Slurm database

This page describes Slurm database configuration on CentOS/RHEL 7 servers. Jump to our Slurm top-level page.

Database documentation

See the accounting page and the Slurm_tutorials with Slurm Database Usage.

The following configuration is relevant only for the Database node (which may be the Head/Master node), but not the compute nodes.

Hardware optimization

SchedMD recommends to have a separate database server, if possible. It may be on the same server as slurmctld, but this may impact performance.

You should consider optimizing the database performance by mounting the MariaDB (MySQL) database directory on a dedicated high-speed file system:

/var/lib/mysql

Whether this is required depends on the number and frequency of jobs expected. A high-speed file system could be placed on a separate SSD SAS/SATA disk drive, or even better on a PCIe SSD disk drive.

Such disks must be qualified for high-volume random small read/write operations relevant for databases, and should be built with the Non-Volatile Memory Express (NVMe) storage interface standard for reliability and performance. It seems that NVMe support was added to Linux kernel 3.3 (and later), so it should work with RHEL7/CentOS7. A new scalable block layer for high-performance SSD storage was added in kernel 3.13.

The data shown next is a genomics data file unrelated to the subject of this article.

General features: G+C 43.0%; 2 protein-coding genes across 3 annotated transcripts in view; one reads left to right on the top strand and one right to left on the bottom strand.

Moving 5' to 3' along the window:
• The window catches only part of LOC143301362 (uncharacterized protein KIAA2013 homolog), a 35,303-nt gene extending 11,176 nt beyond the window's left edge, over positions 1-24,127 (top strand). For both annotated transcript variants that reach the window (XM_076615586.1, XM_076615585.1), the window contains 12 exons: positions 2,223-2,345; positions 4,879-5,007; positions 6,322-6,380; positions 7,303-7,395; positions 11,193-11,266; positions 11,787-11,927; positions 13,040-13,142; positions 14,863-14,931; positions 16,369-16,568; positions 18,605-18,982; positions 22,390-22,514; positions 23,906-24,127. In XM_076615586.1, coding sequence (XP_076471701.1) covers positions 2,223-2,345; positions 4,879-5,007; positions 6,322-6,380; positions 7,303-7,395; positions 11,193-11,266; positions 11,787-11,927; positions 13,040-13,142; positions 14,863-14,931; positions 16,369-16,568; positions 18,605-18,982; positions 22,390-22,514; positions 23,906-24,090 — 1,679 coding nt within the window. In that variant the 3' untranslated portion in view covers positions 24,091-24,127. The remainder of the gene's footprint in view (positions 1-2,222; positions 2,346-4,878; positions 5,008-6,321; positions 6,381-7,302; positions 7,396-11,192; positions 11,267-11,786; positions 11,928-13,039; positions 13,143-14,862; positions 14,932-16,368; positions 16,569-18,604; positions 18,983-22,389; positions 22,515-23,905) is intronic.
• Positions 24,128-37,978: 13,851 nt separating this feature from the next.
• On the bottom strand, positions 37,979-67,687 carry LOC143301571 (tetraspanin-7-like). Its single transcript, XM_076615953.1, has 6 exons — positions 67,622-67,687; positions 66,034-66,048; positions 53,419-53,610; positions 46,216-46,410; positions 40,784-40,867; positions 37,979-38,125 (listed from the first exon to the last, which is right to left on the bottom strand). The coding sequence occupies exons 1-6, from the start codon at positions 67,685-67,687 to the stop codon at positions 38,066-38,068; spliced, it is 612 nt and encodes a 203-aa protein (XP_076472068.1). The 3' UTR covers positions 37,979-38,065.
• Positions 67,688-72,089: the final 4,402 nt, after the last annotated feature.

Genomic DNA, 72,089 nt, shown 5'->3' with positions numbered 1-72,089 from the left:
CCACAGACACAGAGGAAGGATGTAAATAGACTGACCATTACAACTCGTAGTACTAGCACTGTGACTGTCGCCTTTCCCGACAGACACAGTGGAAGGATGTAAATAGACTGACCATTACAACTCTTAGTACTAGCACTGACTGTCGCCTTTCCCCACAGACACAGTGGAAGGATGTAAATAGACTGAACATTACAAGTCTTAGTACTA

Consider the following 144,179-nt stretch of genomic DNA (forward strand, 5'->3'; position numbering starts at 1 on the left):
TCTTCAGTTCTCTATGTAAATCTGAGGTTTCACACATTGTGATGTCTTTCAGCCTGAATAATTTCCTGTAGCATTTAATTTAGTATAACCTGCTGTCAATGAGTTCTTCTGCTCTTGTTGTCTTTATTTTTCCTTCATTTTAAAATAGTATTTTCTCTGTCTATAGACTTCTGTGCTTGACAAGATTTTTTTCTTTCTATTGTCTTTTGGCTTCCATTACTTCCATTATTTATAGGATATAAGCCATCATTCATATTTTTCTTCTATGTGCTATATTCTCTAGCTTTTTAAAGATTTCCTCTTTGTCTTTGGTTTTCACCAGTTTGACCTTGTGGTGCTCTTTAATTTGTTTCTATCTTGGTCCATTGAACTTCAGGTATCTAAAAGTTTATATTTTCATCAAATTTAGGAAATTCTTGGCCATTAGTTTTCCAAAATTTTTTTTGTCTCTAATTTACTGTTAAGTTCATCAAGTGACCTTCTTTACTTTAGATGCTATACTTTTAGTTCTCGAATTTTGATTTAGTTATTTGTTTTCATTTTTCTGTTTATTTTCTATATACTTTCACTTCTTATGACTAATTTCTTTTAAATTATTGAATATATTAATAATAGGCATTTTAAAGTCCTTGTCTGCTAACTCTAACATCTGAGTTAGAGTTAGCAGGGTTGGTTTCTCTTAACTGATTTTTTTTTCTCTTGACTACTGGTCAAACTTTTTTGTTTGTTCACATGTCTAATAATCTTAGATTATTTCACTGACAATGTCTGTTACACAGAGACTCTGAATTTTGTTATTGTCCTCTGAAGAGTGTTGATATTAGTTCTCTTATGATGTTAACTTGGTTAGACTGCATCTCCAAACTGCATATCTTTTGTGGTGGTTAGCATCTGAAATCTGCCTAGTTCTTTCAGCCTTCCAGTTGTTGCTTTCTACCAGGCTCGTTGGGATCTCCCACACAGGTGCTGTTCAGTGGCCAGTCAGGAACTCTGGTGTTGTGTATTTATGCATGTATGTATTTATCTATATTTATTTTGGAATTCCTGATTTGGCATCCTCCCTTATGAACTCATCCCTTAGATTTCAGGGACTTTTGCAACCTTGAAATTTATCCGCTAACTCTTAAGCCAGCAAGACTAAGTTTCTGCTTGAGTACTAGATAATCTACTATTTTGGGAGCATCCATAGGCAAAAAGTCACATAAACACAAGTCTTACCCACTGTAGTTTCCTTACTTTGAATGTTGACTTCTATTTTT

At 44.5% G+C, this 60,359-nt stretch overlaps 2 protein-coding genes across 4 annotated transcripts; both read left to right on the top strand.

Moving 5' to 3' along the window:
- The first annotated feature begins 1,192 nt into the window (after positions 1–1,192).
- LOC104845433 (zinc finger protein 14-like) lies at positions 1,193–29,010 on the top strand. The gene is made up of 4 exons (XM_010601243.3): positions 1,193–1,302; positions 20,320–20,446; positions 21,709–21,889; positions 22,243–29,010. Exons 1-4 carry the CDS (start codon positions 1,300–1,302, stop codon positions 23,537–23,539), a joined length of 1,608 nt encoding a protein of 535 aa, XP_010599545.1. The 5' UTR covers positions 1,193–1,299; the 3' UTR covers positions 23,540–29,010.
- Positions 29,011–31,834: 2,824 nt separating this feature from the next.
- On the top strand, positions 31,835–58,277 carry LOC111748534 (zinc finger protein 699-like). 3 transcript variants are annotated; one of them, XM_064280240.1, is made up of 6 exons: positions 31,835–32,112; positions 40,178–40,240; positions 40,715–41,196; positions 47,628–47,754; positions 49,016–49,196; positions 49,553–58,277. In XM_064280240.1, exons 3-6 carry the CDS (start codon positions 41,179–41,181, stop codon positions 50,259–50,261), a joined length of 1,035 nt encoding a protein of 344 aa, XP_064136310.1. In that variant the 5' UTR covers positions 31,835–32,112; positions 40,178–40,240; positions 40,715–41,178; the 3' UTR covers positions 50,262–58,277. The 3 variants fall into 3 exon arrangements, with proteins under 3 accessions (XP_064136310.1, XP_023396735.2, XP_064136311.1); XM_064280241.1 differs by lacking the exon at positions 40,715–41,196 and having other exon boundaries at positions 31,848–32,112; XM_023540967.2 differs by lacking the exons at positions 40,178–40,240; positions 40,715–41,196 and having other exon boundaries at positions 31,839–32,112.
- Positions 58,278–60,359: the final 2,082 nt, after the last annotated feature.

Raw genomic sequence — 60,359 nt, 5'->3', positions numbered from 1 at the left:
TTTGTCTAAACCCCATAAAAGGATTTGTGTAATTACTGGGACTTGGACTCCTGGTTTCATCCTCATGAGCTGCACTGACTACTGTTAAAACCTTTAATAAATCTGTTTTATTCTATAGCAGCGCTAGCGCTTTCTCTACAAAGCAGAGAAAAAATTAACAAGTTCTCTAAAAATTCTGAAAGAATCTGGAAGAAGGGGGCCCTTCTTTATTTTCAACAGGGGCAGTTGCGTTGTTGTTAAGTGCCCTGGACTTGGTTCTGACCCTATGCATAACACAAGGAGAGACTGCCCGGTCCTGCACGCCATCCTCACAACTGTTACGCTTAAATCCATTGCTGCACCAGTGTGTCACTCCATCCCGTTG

A disk size of 200 GB or 400 GB should be sufficient. Consider installing 2 disk drives and run them in a RAID-1 mirrored configuration. Example hardware could be the Intel SSD P3700 series or the Kingston E1000 series.

Set up MariaDB database

The accounting page has a section named MySQL Configuration which should be studied first. Note that CentOS7/RHEL7 has replaced MySQL by the MariaDB database.

Make sure the MariaDB packages were installed before you built the Slurm RPMs:

rpm -q mariadb-server mariadb-devel
rpm -ql slurm-slurmdbd | grep accounting_storage_mysql.so     # Must show location of this file

Start the MariaDB service:

systemctl start mariadb
systemctl enable mariadb
systemctl status mariadb

Make sure to configure the MariaDB database's root password as instructed at first invocation of the mariadb service, or run this command:

/usr/bin/mysql_secure_installation

Select a suitable slurm user's database password. Now follow the accounting page instructions (using -p to enter the database password):

# mysql -p
mysql> grant all on slurm_acct_db.* TO 'slurm'@'localhost' identified by 'some_pass' with grant option;